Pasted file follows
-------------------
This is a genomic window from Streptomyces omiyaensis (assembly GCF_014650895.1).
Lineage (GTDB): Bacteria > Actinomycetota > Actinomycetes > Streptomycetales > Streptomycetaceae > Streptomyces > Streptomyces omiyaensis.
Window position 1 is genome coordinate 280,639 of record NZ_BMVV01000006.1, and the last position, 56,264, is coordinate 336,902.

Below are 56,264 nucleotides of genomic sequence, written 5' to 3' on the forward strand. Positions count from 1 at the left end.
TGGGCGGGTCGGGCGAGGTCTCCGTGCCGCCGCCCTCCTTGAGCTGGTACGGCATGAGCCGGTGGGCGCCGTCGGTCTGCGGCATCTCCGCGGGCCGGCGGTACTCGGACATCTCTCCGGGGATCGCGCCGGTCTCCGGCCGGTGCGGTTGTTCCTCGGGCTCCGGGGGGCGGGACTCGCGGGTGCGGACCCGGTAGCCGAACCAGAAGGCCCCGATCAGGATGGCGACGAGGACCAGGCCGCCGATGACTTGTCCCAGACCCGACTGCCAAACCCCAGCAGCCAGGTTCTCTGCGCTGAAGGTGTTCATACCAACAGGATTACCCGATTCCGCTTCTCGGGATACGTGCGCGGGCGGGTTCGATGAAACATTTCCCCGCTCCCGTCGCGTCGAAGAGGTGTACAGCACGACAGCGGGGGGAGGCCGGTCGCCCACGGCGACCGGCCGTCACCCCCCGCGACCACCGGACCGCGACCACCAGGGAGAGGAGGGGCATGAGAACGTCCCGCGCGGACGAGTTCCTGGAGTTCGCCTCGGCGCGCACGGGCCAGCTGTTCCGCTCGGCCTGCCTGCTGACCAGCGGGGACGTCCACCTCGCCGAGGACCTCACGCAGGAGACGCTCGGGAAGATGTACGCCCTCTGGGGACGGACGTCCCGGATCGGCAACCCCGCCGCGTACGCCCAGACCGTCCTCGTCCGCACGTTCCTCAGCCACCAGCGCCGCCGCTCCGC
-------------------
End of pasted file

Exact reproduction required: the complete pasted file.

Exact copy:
This is a genomic window from Streptomyces omiyaensis (assembly GCF_014650895.1).
Lineage (GTDB): Bacteria > Actinomycetota > Actinomycetes > Streptomycetales > Streptomycetaceae > Streptomyces > Streptomyces omiyaensis.
Window position 1 is genome coordinate 280,639 of record NZ_BMVV01000006.1, and the last position, 56,264, is coordinate 336,902.

Below are 56,264 nucleotides of genomic sequence, written 5' to 3' on the forward strand. Positions count from 1 at the left end.
TGGGCGGGTCGGGCGAGGTCTCCGTGCCGCCGCCCTCCTTGAGCTGGTACGGCATGAGCCGGTGGGCGCCGTCGGTCTGCGGCATCTCCGCGGGCCGGCGGTACTCGGACATCTCTCCGGGGATCGCGCCGGTCTCCGGCCGGTGCGGTTGTTCCTCGGGCTCCGGGGGGCGGGACTCGCGGGTGCGGACCCGGTAGCCGAACCAGAAGGCCCCGATCAGGATGGCGACGAGGACCAGGCCGCCGATGACTTGTCCCAGACCCGACTGCCAAACCCCAGCAGCCAGGTTCTCTGCGCTGAAGGTGTTCATACCAACAGGATTACCCGATTCCGCTTCTCGGGATACGTGCGCGGGCGGGTTCGATGAAACATTTCCCCGCTCCCGTCGCGTCGAAGAGGTGTACAGCACGACAGCGGGGGGAGGCCGGTCGCCCACGGCGACCGGCCGTCACCCCCCGCGACCACCGGACCGCGACCACCAGGGAGAGGAGGGGCATGAGAACGTCCCGCGCGGACGAGTTCCTGGAGTTCGCCTCGGCGCGCACGGGCCAGCTGTTCCGCTCGGCCTGCCTGCTGACCAGCGGGGACGTCCACCTCGCCGAGGACCTCACGCAGGAGACGCTCGGGAAGATGTACGCCCTCTGGGGACGGACGTCCCGGATCGGCAACCCCGCCGCGTACGCCCAGACCGTCCTCGTCCGCACGTTCCTCAGCCACCAGCGCCGCCGCTCCGC